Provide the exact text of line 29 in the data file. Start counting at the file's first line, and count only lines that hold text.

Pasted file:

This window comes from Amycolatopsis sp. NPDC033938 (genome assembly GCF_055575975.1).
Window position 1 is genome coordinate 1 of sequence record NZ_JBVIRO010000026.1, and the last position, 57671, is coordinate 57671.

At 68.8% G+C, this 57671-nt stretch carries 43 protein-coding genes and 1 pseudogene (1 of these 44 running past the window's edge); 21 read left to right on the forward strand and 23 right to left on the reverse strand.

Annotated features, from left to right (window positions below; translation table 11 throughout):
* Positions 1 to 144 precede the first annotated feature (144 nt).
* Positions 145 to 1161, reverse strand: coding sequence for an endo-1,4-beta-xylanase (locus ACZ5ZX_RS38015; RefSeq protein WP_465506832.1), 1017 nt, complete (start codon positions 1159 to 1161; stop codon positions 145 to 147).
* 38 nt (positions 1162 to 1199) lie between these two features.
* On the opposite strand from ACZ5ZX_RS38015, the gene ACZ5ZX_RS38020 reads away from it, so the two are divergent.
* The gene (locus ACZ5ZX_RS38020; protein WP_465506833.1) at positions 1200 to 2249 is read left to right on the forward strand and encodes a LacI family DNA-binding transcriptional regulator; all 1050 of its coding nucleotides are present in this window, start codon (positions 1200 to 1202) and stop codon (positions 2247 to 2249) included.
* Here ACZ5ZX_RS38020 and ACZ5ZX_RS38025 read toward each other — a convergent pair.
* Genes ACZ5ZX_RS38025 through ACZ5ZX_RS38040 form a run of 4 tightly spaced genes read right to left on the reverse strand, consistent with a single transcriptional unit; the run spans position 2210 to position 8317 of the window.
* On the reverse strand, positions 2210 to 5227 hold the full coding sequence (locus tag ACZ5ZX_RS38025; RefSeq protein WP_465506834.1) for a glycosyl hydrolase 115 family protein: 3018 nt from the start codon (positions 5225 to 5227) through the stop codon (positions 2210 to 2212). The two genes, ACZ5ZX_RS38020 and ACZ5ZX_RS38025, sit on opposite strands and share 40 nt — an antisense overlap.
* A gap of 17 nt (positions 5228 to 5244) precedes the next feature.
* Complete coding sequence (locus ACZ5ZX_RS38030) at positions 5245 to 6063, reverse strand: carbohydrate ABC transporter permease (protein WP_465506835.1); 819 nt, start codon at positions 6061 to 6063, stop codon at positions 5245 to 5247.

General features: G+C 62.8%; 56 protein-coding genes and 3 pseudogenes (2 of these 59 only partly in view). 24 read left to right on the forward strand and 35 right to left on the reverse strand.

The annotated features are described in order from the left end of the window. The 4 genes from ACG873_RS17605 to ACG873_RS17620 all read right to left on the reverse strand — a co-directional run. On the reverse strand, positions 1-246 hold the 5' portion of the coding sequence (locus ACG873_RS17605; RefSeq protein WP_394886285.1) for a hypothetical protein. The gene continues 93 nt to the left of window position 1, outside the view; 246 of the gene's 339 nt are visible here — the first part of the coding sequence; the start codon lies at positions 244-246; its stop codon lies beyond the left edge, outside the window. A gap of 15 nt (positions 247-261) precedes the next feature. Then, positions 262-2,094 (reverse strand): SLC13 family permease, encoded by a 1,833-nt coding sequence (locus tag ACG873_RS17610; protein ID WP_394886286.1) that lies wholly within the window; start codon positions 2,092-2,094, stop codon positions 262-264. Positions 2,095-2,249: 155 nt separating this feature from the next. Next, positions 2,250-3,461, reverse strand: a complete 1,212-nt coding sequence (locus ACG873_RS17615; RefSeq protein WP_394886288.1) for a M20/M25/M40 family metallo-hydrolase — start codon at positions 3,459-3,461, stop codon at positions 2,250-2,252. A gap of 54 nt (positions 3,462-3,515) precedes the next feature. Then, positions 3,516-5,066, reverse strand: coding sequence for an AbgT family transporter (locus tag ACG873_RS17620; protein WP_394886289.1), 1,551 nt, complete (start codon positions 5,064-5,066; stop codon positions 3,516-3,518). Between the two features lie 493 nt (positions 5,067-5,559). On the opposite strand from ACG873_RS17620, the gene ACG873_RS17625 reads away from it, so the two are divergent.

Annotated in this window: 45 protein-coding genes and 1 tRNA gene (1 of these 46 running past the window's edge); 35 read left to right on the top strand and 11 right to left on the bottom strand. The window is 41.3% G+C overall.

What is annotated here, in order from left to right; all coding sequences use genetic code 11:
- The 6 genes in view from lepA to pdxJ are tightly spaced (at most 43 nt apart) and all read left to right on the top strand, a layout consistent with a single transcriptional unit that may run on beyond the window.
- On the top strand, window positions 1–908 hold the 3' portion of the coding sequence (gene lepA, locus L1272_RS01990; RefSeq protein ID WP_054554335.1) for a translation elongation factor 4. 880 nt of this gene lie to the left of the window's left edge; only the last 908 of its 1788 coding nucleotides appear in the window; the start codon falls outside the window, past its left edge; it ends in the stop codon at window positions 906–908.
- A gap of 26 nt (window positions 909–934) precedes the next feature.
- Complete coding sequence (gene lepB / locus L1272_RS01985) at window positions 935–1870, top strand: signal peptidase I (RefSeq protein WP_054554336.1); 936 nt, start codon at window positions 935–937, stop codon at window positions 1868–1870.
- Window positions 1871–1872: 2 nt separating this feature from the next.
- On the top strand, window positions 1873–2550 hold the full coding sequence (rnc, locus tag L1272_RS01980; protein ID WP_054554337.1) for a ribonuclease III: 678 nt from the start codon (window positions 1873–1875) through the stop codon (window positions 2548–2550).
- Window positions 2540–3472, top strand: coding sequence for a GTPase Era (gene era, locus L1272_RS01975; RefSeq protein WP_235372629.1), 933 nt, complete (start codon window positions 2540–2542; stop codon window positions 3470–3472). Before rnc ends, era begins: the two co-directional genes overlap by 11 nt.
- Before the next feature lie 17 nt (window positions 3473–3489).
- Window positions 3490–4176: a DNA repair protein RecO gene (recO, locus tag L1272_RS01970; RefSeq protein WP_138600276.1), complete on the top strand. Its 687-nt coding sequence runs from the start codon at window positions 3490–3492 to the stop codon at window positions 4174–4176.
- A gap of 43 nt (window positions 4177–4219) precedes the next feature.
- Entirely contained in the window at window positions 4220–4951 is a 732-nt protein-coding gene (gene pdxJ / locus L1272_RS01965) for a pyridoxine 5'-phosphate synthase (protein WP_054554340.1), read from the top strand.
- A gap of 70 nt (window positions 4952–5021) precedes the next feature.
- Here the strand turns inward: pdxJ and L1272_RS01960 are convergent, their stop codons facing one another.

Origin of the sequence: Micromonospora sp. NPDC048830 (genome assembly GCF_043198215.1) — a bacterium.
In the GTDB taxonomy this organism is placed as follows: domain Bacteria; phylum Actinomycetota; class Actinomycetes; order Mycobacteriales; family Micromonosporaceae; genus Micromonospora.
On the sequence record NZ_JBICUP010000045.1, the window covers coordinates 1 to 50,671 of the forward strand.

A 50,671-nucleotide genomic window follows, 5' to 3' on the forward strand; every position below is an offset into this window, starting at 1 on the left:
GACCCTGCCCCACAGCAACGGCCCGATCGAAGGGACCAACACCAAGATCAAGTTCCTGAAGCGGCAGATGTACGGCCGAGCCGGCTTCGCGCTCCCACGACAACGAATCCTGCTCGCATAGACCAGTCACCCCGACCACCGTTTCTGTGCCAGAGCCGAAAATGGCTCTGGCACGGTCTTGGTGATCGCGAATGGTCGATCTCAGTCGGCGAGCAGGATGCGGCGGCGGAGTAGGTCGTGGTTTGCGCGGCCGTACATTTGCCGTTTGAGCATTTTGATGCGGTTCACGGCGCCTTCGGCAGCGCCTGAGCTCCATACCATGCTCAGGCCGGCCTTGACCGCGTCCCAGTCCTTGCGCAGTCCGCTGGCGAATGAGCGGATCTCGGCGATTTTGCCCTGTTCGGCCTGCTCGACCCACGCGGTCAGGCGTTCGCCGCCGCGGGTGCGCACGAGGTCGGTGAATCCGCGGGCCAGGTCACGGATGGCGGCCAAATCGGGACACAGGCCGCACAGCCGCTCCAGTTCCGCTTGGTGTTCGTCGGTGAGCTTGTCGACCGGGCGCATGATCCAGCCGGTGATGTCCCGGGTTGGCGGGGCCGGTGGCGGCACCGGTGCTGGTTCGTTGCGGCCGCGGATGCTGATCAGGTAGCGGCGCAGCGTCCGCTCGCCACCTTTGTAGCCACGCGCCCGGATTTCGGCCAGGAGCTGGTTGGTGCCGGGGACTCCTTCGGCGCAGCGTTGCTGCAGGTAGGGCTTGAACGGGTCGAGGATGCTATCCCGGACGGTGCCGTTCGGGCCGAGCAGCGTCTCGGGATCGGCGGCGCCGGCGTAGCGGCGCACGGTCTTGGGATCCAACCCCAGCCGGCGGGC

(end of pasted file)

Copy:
- Entirely contained in the window at window positions 4220–4951 is a 732-nt protein-coding gene (gene pdxJ / locus L1272_RS01965) for a pyridoxine 5'-phosphate synthase (protein WP_054554340.1), read from the top strand.